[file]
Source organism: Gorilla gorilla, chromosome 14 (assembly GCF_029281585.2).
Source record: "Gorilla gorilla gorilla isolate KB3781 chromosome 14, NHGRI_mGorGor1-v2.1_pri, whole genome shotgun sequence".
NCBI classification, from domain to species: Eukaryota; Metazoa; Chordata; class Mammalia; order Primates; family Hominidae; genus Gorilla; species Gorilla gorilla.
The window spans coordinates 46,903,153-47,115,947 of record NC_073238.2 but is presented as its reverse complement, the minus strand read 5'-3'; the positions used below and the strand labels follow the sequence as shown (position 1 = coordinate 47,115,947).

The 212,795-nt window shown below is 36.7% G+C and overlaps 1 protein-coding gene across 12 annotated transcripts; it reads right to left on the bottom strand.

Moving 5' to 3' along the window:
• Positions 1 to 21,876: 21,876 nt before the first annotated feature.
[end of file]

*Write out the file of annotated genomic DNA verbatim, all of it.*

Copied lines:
Source organism: Gorilla gorilla, chromosome 14 (assembly GCF_029281585.2).
Source record: "Gorilla gorilla gorilla isolate KB3781 chromosome 14, NHGRI_mGorGor1-v2.1_pri, whole genome shotgun sequence".
NCBI classification, from domain to species: Eukaryota; Metazoa; Chordata; class Mammalia; order Primates; family Hominidae; genus Gorilla; species Gorilla gorilla.
The window spans coordinates 46,903,153-47,115,947 of record NC_073238.2 but is presented as its reverse complement, the minus strand read 5'-3'; the positions used below and the strand labels follow the sequence as shown (position 1 = coordinate 47,115,947).

The 212,795-nt window shown below is 36.7% G+C and overlaps 1 protein-coding gene across 12 annotated transcripts; it reads right to left on the bottom strand.

Moving 5' to 3' along the window:
• Positions 1 to 21,876: 21,876 nt before the first annotated feature.